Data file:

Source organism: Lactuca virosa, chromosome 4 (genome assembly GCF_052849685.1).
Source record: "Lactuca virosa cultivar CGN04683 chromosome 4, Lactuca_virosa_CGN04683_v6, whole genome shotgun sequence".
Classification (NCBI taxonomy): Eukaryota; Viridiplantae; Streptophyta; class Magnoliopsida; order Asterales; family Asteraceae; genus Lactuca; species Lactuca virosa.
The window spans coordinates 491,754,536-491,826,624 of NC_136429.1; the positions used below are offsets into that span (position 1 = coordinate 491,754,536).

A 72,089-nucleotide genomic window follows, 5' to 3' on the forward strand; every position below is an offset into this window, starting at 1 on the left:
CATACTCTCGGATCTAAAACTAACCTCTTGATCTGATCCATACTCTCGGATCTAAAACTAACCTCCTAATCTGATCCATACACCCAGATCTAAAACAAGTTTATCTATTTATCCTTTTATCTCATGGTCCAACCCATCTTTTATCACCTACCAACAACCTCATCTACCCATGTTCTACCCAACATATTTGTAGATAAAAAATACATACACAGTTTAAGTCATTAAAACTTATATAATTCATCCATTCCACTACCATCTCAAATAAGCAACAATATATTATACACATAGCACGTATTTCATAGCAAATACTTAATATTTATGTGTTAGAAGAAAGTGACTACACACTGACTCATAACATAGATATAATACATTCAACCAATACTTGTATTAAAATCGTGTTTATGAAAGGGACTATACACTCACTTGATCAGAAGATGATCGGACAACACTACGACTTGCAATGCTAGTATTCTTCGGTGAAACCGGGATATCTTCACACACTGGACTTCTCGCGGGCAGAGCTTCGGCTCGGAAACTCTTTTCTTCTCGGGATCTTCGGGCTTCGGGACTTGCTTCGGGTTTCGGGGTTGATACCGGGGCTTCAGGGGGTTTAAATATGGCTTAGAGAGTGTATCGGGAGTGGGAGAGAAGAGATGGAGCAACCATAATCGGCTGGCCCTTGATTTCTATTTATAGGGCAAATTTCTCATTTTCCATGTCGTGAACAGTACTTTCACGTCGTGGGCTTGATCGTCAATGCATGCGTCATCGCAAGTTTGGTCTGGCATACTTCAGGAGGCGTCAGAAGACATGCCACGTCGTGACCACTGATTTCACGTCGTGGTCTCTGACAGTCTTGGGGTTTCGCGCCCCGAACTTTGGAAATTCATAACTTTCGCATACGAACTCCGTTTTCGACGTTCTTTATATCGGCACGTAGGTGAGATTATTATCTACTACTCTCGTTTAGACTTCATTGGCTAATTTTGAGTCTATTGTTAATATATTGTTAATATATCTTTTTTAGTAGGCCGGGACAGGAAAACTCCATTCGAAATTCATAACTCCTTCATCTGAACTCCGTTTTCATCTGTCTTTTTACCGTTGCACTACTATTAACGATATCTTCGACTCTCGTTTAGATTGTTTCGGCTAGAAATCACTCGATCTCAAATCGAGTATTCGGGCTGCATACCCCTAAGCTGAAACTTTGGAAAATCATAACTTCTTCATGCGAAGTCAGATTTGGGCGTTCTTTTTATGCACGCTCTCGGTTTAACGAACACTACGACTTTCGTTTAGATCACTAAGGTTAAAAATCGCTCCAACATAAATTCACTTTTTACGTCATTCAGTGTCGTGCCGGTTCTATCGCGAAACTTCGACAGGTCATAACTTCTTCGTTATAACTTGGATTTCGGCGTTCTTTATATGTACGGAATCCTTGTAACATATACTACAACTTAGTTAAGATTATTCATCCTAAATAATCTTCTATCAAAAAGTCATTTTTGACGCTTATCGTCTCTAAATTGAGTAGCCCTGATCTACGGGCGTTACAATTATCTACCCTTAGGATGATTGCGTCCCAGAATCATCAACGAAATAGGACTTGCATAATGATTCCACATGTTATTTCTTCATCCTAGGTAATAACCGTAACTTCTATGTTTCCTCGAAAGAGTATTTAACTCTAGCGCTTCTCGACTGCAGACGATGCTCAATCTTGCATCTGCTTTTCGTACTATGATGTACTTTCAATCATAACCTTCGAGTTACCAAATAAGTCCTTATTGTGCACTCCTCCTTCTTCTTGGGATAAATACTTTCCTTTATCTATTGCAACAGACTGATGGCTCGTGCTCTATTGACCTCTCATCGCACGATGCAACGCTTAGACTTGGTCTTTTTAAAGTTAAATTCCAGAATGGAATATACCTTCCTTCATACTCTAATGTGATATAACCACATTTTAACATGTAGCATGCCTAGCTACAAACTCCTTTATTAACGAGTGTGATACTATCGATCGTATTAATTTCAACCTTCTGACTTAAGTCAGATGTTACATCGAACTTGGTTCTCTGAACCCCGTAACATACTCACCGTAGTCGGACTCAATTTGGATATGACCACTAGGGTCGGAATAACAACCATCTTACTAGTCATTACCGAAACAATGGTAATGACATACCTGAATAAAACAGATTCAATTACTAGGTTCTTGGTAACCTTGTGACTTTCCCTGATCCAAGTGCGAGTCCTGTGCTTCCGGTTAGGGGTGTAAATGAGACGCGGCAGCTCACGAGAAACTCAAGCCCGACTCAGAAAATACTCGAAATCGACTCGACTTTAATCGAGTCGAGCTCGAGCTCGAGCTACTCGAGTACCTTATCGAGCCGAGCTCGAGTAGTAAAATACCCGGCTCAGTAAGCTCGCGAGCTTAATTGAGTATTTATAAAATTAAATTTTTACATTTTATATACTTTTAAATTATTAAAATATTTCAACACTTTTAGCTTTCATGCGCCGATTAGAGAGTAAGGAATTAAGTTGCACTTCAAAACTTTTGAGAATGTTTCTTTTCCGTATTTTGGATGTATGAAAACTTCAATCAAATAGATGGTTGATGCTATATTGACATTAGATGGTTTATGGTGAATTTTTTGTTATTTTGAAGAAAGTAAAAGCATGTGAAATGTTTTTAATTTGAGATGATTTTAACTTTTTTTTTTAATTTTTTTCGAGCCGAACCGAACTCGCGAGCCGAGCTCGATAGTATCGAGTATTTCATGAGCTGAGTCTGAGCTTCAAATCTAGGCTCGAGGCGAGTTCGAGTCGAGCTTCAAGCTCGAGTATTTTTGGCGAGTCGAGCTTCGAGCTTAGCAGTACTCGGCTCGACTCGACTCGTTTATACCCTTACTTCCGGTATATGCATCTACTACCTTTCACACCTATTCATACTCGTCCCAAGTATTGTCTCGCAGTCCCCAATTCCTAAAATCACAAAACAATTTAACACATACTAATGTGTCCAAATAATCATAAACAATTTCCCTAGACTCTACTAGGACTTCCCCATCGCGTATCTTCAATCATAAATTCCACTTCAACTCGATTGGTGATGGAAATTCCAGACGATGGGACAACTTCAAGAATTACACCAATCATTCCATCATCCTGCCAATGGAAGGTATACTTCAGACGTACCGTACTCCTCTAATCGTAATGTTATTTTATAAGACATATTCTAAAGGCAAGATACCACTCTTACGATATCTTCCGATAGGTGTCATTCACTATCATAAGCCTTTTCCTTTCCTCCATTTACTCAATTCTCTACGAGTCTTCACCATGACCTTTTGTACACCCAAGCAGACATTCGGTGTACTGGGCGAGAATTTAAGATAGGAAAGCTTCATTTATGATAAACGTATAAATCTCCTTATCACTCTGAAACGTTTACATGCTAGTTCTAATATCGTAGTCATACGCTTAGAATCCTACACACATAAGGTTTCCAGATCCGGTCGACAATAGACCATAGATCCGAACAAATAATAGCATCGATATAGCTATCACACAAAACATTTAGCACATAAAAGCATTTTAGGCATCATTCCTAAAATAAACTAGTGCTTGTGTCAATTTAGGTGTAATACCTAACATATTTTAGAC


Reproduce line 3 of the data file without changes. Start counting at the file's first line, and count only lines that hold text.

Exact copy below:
Classification (NCBI taxonomy): Eukaryota; Viridiplantae; Streptophyta; class Magnoliopsida; order Asterales; family Asteraceae; genus Lactuca; species Lactuca virosa.